The immediate and long-term effects of oil spills have on coral reefs are often quite difficult to predict. This is due to the fact that each spill entails as well as produces a wide variety of physical, chemical, and biological circumstances. The manner by which corals are exposed to the oil spill, as well as the composition of the material at the time of contact, would depend upon what the gravity of the oil spill will be.
There are three general ways by which coral reefs may be exposed to oil during a spill. The first would be though direct oil contact. Usually, this becomes possible when the surface of the oil is deposited upon corals that live close to the surface of the water. This also happens when coral reefs become exposed with the tides. Another way would be when rough currents combine with a type of light, soluble oil. And when these factors combine together, the result is that the oil mixes in below the surface of the water, where it often has a considerable effect on coral reefs. Despite the fact that these corals are exposed to less amounts of the substance beneath the surface of the water, lighter oil components (which can easily mix with water) can contain higher levels of toxicity.
An additional way by which coral reefs may be exposed to oil is through subsurface oiling. This condition is generally brought about when heavy oils combine with sediment material. This circumstance often increases the oil"s density, reaching the point by which it may sink into the water, resulting to the smothering of corals.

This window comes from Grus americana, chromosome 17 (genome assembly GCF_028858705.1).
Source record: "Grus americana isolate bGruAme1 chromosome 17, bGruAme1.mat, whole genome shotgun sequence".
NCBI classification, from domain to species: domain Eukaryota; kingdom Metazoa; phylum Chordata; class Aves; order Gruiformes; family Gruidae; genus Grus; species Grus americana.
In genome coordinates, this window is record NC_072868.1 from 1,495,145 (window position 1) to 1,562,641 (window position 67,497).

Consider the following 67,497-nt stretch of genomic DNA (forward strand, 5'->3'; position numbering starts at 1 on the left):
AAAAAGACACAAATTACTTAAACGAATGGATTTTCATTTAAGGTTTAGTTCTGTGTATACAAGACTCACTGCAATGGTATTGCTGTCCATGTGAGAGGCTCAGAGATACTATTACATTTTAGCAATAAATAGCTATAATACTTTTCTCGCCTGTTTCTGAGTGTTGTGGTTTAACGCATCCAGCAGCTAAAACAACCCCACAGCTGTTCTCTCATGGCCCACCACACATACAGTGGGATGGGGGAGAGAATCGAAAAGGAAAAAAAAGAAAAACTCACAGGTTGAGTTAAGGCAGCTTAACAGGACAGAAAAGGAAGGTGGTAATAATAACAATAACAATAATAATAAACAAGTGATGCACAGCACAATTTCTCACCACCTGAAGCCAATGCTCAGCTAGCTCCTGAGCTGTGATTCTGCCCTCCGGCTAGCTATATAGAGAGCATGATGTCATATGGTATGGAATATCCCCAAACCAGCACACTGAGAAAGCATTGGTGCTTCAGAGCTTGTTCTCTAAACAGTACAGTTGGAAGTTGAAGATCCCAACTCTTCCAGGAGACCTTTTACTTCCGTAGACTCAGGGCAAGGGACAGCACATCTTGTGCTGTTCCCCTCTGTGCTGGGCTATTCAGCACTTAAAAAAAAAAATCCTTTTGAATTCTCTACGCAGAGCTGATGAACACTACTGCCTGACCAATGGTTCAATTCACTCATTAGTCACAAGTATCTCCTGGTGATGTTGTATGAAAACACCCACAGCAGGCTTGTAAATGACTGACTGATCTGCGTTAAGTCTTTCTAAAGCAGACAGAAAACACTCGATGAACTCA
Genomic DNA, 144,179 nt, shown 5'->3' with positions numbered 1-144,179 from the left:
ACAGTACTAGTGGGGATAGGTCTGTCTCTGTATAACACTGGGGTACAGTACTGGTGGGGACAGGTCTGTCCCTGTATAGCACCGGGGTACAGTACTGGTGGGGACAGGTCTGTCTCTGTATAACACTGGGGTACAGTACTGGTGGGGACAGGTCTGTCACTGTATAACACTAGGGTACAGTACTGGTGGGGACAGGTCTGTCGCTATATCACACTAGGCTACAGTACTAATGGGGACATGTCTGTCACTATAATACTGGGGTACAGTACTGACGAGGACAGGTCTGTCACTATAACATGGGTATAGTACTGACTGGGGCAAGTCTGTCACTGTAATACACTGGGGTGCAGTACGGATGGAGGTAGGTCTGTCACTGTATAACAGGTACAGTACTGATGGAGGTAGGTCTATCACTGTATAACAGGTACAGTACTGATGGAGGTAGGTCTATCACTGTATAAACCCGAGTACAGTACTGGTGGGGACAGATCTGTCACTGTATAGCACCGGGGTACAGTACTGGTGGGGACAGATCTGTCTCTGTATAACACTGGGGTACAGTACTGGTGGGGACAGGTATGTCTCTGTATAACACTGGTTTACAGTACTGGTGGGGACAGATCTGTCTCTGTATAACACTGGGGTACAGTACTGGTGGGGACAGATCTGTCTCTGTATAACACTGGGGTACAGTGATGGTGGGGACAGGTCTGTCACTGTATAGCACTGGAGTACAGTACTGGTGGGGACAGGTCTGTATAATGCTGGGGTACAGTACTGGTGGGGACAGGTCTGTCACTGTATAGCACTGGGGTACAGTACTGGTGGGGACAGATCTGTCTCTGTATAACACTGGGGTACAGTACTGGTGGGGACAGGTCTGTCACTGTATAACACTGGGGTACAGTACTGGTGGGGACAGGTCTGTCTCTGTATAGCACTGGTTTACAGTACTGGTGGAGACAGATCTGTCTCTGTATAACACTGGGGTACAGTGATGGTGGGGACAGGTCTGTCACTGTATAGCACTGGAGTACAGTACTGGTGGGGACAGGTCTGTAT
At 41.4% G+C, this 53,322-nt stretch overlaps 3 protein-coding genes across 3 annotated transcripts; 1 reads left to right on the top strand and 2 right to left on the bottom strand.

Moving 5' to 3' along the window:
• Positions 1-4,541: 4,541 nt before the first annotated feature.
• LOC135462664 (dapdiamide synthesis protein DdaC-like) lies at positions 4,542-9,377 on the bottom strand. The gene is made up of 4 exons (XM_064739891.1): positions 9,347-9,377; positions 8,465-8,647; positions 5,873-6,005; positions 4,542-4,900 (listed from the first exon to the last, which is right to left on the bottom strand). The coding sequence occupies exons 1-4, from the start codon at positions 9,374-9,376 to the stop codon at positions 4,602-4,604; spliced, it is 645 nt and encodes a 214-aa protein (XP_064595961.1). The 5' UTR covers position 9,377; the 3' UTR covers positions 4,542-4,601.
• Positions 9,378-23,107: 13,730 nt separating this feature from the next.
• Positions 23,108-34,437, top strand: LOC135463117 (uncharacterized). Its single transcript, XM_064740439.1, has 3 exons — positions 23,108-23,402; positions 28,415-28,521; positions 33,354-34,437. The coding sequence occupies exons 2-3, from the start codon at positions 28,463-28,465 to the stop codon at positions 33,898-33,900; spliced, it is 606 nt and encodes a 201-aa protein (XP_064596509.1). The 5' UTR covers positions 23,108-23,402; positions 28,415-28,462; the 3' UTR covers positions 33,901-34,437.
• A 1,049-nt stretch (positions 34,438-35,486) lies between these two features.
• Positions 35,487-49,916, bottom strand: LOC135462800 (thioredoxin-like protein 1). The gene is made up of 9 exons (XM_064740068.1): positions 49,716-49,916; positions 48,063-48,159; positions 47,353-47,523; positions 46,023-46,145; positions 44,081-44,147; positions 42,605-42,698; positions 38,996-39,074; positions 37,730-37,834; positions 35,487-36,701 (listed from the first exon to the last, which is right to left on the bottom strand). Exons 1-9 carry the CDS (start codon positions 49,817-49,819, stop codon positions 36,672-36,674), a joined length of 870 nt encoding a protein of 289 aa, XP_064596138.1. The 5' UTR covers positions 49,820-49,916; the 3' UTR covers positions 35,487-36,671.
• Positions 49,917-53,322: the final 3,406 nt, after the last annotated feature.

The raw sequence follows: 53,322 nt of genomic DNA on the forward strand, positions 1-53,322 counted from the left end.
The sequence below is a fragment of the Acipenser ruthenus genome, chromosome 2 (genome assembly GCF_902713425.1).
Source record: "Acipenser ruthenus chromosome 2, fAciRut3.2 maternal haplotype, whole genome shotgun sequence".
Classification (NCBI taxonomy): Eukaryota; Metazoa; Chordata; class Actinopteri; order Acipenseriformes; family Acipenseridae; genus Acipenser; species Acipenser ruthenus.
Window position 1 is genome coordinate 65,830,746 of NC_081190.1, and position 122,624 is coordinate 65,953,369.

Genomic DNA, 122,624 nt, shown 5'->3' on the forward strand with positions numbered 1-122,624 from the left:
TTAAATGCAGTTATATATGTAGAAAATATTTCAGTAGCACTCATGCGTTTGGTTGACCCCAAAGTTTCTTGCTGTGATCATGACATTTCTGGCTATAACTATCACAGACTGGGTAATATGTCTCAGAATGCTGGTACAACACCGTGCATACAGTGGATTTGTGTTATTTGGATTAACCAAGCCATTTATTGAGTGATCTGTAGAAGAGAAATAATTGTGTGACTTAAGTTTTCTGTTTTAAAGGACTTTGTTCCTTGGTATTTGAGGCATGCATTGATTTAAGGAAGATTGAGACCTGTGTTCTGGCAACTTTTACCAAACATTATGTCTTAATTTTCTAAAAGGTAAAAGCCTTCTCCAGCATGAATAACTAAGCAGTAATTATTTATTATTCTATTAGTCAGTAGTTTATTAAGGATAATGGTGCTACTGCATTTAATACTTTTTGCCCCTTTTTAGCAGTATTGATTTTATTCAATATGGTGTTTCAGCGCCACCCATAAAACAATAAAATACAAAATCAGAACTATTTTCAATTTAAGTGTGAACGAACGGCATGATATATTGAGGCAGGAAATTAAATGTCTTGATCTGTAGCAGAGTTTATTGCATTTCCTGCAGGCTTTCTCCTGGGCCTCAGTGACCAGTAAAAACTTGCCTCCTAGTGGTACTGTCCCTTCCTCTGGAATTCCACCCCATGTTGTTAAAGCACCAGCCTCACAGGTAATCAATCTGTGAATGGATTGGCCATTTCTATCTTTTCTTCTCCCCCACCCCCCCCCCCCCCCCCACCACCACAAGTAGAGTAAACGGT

Utilizing drum liners would bring additional benefits in keeping chemical contents separated from other materials and waste products, which come in various types. Toxic wastes are materials that pose serious harm whenever they are ingested or absorbed. These would also release toxic chemicals into the soil or groundwater when they are disposed of improperly on land. Materials that contain highly concentrated amounts of heavy metals fall under this classification. Examples of these would be cadmium, lead, or mercury.
The pursuit of maintaining safety, productivity and cleanliness in the workplace should remain a top priority for establishments. In this regard, DAWG has endeavored to provide products and services over the course of more than twenty years. From its beginnings as a small spill control company, DAWG has become a large multi-brand supplier of products which are specially made for industrial safety, personal protection and building maintenance. DAWG offers a variety of drum liners that provide security and protection specific to a particular establishment.